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The Struggle of Postpartum Hair Loss is Real


I was three months postpartum and finally feeling I could be a little bit of ‘myself’ again. I could go for a workout, my baby is (so far..) sleeping for a longer stretch at night. And one day, I just noticed something unusual – my hair starting to shed. I started to feel nervous when thousands of hairs seemingly began leaving my head every time I shampoo-ed. And my brush was clogged with a ball of hair that is enough to make a doll’s hair. Worse still, there was patchy spots around my hairline, making my scalp newly visible and trust me, it wasn’t a pleasant feeling to see it. Looking at my reflection in the mirror, the muffin-top looked like baby weight hanging over my C-section scar, the ballooning, milk-leaking breasts – This is not me!



I quickly discovered that this phenomenon was not unique to me. Other moms and my dermatologists nodded knowingly when I complained. This shocking phenomenon is called telogen effluvium, and according to the American Pregnancy Association it affects 40-50% of new moms.



“Postpartum hair loss is incredibly common, and it’s important to note that it’s not a permanent condition.”


What happens to your hair during pregnancy?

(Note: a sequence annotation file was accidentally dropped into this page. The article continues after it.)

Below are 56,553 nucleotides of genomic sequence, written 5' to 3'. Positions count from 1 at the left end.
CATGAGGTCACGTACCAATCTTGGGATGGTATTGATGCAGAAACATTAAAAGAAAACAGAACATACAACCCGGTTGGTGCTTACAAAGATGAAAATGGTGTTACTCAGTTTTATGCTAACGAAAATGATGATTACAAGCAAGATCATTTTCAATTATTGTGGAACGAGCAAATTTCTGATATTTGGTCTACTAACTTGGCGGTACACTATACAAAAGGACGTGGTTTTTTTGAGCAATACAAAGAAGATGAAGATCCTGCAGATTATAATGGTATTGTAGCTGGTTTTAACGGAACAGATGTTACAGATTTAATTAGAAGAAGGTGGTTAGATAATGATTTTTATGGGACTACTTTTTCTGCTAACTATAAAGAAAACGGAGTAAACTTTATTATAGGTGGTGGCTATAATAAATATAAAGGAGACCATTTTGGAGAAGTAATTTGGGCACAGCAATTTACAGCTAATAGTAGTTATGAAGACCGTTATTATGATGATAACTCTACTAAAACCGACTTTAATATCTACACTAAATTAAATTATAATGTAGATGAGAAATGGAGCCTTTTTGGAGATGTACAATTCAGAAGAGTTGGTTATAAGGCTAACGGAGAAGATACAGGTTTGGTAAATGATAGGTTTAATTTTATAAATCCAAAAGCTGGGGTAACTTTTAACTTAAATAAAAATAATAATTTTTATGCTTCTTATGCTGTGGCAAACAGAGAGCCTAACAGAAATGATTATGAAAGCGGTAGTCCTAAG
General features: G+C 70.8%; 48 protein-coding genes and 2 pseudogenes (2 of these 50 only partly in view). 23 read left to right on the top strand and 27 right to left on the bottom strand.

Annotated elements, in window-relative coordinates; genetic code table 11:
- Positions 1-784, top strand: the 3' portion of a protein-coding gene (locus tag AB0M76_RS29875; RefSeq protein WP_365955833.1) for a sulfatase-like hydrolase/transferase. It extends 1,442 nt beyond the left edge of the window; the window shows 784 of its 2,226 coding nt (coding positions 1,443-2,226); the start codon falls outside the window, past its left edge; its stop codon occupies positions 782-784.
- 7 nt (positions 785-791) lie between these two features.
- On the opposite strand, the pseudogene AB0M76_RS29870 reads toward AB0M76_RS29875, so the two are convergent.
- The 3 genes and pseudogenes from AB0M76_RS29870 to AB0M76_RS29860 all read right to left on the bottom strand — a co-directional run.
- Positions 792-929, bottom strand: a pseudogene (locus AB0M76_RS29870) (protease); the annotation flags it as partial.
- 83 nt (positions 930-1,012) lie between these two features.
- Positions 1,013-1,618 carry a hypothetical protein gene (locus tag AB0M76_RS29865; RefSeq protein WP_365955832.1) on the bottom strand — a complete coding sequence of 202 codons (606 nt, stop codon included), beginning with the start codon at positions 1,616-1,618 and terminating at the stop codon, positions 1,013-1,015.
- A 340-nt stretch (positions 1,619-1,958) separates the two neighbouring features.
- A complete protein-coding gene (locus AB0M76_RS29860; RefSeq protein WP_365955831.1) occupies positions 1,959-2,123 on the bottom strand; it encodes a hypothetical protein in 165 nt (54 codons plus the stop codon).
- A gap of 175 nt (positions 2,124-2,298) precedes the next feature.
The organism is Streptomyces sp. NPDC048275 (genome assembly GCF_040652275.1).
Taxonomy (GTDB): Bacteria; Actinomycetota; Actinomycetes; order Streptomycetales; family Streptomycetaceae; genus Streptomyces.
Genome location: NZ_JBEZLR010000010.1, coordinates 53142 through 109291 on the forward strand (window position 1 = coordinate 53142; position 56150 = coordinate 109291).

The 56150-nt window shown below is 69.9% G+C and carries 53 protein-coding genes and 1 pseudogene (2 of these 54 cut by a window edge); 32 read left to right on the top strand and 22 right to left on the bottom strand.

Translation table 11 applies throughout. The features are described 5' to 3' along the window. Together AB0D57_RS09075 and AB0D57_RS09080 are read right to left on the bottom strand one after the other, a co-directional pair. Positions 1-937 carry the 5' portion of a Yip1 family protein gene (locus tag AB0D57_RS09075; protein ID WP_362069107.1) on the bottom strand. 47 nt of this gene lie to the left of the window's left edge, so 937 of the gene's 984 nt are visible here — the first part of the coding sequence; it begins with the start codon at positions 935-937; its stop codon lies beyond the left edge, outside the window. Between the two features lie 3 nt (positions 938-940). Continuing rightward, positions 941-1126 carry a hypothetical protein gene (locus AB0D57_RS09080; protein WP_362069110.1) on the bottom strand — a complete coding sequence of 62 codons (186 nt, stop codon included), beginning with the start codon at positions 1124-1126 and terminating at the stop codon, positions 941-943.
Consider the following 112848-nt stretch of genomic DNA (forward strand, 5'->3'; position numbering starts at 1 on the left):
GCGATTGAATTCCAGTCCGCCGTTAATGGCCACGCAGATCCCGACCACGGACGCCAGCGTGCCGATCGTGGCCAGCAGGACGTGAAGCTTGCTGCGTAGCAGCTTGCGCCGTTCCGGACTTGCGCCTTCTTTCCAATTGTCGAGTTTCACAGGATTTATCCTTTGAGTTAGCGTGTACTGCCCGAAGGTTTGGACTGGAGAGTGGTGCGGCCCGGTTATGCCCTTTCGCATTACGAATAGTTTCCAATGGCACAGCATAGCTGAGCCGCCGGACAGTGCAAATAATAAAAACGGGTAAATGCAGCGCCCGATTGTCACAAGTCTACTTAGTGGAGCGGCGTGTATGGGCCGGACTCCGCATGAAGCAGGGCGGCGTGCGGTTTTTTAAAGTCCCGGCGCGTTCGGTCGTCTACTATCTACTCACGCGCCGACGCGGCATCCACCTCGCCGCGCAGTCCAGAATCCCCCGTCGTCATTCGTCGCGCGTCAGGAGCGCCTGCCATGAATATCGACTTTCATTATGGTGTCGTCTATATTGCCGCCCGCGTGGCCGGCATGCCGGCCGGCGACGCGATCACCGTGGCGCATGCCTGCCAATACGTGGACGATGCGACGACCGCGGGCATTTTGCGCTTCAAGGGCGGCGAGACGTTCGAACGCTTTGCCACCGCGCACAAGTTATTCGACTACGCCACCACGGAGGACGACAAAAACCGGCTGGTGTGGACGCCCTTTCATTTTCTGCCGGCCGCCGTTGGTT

Hair sheds more slowly than normal during pregnancy due to the privileged hormonal state during pregnancy. Estrogen levels are six times higher than normal during third trimester of your pregnancy. Besides that, both estrogen and progesterone (which also increases during pregnancy) support hair growth and decrease shedding by keeping the hair in a constant growth phase. This explains why the hair usually looks radiant at the time of delivery.


Besides hormonal changes during pregnancy, overall lifestyle changes can contribute to a fuller nice-looking head of hair. Most pregnant mommies have a better nutrition and consume prenatal vitamins which help in maintaining hair wellness.


The shift from Pregnancy to Postpartum


During postpartum stage, the normal hair shedding cycle resumes. Often, mommies may feel like they are losing more hair than normal, but that’s just because less hair falls out during pregnancy.


It is normal for hair to shed 50-100 strands per day, regularly. This stage is known as exogen phase, or resting phase where the hair stops growing and rests between growth cycles and sheds the hair shaft to allow new hair growth.


But during postpartum period, the hormone levels decrease after giving birth. And hair loss that occurs in the postpartum period is known as telogen effluvium. There are a number of factors that contribute this type of hair loss, including the stress of delivering a baby, general anesthesia or even a happy occasion like the birth of a child.

The hair shedding usually starts around three to four months postpartum, which often coincides with poor sleep and overall exhaustion from having a new baby in the house. This combination can make hair loss an emotional event. However, this is a reversible condition. Although postpartum telogen effluvium remains understudied, but the theories range from increased levels of progesterone to nutritional deficiencies.



Breastfeeding also contributes to hair loss, as it can impact the hormonal and nutritional balances, resulting hair shedding. Furthermore, estrogen decreases even more as excess estrogen can interfere with milk production.


In the next session, we will share the ways to cope and manage postpartum hair loss.


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